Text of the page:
Felix Ngole, 38, posted on social media that “I stand with Kim Davis” – the American county clerk who was jailed for refusing to issue marriage licences to same-sex couples.
The student of Sheffield University also commented on the link quoting a bible verse which called homosexuality an “abomination” in September 2015.
He was ejected from the university following a fitness to practise committee hearing after the uni emailed him in relation to the posts.
The father-of-four’s actions were described as “transgressed boundaries which are not deemed appropriate for someone entering the social work profession” by the committee and ordered him to hand in his student card.
The committee said its decision was not based on his views but the act of publicly posting them “may have caused offence to some individuals”.
Mr Ngole said: “My beliefs about marriage and sexual ethics reflect mainstream, biblical understanding, shared by millions around the world.
“Simply expressing that understanding, in a personal capacity, on my Facebook page, cannot be allowed to become a bar to serving and helping others in a professional capacity as a social worker.”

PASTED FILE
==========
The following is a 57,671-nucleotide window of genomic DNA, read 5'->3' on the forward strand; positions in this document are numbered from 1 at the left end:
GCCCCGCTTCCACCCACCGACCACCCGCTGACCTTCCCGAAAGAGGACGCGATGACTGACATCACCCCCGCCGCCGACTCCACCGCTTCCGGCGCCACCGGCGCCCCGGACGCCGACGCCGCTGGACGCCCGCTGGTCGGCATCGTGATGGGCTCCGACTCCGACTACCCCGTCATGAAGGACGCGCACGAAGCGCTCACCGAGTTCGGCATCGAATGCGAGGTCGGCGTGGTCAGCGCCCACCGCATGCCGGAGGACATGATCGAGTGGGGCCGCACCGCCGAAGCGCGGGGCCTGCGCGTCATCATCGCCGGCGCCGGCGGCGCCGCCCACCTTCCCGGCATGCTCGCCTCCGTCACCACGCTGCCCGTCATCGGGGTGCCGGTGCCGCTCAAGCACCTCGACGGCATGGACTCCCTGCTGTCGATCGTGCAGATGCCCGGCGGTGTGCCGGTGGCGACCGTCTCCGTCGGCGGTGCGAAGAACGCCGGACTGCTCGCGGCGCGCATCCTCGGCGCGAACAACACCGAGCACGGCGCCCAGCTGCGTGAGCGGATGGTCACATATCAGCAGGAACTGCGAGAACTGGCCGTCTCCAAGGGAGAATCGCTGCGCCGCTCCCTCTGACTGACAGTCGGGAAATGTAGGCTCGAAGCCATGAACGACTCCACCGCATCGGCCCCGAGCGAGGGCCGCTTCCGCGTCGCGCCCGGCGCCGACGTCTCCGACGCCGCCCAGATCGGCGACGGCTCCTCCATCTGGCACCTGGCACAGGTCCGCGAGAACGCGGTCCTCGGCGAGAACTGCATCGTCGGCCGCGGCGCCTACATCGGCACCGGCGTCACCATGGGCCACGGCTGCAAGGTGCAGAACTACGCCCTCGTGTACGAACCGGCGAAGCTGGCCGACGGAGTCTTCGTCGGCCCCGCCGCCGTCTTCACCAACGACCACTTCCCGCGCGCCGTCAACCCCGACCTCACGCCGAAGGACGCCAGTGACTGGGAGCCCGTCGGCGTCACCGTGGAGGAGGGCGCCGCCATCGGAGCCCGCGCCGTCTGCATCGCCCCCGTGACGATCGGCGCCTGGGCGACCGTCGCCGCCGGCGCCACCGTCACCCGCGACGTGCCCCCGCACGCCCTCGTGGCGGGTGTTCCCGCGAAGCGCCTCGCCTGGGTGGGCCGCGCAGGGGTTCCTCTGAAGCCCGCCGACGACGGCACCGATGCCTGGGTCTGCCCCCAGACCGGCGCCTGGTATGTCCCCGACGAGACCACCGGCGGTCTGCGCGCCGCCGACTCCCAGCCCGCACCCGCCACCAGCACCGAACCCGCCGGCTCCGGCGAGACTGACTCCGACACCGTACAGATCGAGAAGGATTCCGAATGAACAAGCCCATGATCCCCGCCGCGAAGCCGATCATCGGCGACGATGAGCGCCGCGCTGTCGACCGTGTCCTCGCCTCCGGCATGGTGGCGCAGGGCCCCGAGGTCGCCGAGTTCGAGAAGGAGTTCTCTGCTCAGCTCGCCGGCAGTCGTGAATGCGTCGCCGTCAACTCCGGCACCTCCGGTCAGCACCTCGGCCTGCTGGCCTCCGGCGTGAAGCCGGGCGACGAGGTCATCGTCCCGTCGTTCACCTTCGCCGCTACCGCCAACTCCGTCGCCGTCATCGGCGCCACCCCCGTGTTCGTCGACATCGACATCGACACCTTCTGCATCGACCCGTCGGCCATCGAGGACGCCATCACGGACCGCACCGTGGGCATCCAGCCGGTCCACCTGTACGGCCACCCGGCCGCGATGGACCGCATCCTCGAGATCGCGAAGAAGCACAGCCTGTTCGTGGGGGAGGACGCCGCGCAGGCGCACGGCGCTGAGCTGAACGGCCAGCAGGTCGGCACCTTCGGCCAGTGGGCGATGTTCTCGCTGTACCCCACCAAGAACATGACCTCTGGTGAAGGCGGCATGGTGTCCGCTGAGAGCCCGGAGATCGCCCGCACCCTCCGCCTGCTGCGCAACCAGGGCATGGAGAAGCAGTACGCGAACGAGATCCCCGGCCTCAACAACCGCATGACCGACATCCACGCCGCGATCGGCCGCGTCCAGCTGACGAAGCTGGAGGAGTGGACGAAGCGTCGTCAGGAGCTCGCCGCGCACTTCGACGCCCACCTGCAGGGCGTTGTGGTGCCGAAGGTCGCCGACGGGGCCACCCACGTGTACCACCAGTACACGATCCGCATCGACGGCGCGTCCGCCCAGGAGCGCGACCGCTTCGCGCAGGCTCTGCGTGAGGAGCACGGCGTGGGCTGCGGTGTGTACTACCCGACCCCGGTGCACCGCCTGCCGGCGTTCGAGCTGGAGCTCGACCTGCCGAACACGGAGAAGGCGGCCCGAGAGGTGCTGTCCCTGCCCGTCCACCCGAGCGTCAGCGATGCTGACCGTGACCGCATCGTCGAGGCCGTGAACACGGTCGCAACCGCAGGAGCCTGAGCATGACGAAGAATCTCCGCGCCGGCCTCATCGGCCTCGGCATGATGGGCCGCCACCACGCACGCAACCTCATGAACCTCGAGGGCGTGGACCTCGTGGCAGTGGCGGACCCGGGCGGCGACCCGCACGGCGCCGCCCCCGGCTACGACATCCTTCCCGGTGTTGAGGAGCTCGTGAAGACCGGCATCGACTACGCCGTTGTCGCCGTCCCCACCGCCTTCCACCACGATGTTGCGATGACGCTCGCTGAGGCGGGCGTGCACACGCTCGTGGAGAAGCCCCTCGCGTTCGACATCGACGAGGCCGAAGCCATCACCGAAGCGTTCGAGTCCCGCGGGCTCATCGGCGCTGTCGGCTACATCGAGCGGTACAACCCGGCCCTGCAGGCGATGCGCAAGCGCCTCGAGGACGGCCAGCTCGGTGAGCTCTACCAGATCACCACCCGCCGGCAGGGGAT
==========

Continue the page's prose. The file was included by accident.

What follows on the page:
However, Mr Ngole said he will be appealing the decision, which could prevent him becoming a social worker.
He believes the decision is an effective “bar to office for Christians” and that he may have suffered discrimination.
He said: “I wonder whether the university would have taken any action if a Muslim student who believes in Sharia law, with its teaching about women and homosexuality, had made moderate comments on his Facebook page. I don’t think so.”
Andrea Williams, chief executive of the Christian Legal Centre, which is supporting Mr Ngole, said: “Sadly, this is yet another case of Christians being ‘neutered’ in the public arena, and of censorship of views.”